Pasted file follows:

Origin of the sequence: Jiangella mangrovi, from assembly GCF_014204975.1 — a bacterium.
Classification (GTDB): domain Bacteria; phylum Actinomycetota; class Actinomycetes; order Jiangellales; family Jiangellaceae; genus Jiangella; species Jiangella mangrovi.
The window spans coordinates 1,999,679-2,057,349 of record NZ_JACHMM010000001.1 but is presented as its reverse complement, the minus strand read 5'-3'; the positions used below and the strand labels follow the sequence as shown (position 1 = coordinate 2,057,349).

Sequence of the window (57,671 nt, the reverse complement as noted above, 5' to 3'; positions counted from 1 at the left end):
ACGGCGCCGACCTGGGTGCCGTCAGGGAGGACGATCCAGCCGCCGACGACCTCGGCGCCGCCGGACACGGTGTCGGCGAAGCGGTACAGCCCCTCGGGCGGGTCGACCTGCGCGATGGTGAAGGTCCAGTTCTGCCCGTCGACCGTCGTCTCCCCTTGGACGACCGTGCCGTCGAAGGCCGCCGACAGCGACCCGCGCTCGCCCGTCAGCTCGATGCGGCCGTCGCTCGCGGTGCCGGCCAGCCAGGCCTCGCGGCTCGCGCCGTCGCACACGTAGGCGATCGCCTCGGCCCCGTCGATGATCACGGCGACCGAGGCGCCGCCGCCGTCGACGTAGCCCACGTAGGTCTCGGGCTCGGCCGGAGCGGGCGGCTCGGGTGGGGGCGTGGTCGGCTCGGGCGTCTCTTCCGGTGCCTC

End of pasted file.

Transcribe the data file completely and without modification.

Origin of the sequence: Jiangella mangrovi, from assembly GCF_014204975.1 — a bacterium.
Classification (GTDB): domain Bacteria; phylum Actinomycetota; class Actinomycetes; order Jiangellales; family Jiangellaceae; genus Jiangella; species Jiangella mangrovi.
The window spans coordinates 1,999,679-2,057,349 of record NZ_JACHMM010000001.1 but is presented as its reverse complement, the minus strand read 5'-3'; the positions used below and the strand labels follow the sequence as shown (position 1 = coordinate 2,057,349).

Sequence of the window (57,671 nt, the reverse complement as noted above, 5' to 3'; positions counted from 1 at the left end):
ACGGCGCCGACCTGGGTGCCGTCAGGGAGGACGATCCAGCCGCCGACGACCTCGGCGCCGCCGGACACGGTGTCGGCGAAGCGGTACAGCCCCTCGGGCGGGTCGACCTGCGCGATGGTGAAGGTCCAGTTCTGCCCGTCGACCGTCGTCTCCCCTTGGACGACCGTGCCGTCGAAGGCCGCCGACAGCGACCCGCGCTCGCCCGTCAGCTCGATGCGGCCGTCGCTCGCGGTGCCGGCCAGCCAGGCCTCGCGGCTCGCGCCGTCGCACACGTAGGCGATCGCCTCGGCCCCGTCGATGATCACGGCGACCGAGGCGCCGCCGCCGTCGACGTAGCCCACGTAGGTCTCGGGCTCGGCCGGAGCGGGCGGCTCGGGTGGGGGCGTGGTCGGCTCGGGCGTCTCTTCCGGTGCCTC